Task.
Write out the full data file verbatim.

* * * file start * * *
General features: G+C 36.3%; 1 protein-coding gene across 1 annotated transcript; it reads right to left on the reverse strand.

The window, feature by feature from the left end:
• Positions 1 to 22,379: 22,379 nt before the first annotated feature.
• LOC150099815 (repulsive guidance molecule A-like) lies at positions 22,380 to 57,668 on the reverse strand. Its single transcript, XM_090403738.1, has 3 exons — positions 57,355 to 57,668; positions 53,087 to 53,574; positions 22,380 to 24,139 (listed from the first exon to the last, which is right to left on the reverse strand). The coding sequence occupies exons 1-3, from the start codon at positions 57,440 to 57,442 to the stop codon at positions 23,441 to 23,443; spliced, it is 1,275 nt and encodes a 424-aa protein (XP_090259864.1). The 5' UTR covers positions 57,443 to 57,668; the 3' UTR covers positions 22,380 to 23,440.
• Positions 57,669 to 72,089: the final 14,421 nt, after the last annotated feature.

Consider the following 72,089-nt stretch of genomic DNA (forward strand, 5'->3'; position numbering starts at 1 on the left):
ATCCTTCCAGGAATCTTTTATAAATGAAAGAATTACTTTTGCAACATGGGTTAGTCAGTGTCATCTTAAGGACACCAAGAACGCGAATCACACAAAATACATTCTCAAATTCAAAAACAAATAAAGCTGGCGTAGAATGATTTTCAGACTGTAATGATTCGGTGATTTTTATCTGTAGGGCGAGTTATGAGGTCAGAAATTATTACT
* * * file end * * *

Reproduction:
General features: G+C 36.3%; 1 protein-coding gene across 1 annotated transcript; it reads right to left on the reverse strand.

The window, feature by feature from the left end:
• Positions 1 to 22,379: 22,379 nt before the first annotated feature.
• LOC150099815 (repulsive guidance molecule A-like) lies at positions 22,380 to 57,668 on the reverse strand. Its single transcript, XM_090403738.1, has 3 exons — positions 57,355 to 57,668; positions 53,087 to 53,574; positions 22,380 to 24,139 (listed from the first exon to the last, which is right to left on the reverse strand). The coding sequence occupies exons 1-3, from the start codon at positions 57,440 to 57,442 to the stop codon at positions 23,441 to 23,443; spliced, it is 1,275 nt and encodes a 424-aa protein (XP_090259864.1). The 5' UTR covers positions 57,443 to 57,668; the 3' UTR covers positions 22,380 to 23,440.
• Positions 57,669 to 72,089: the final 14,421 nt, after the last annotated feature.

Consider the following 72,089-nt stretch of genomic DNA (forward strand, 5'->3'; position numbering starts at 1 on the left):
ATCCTTCCAGGAATCTTTTATAAATGAAAGAATTACTTTTGCAACATGGGTTAGTCAGTGTCATCTTAAGGACACCAAGAACGCGAATCACACAAAATACATTCTCAAATTCAAAAACAAATAAAGCTGGCGTAGAATGATTTTCAGACTGTAATGATTCGGTGATTTTTATCTGTAGGGCGAGTTATGAGGTCAGAAATTATTACT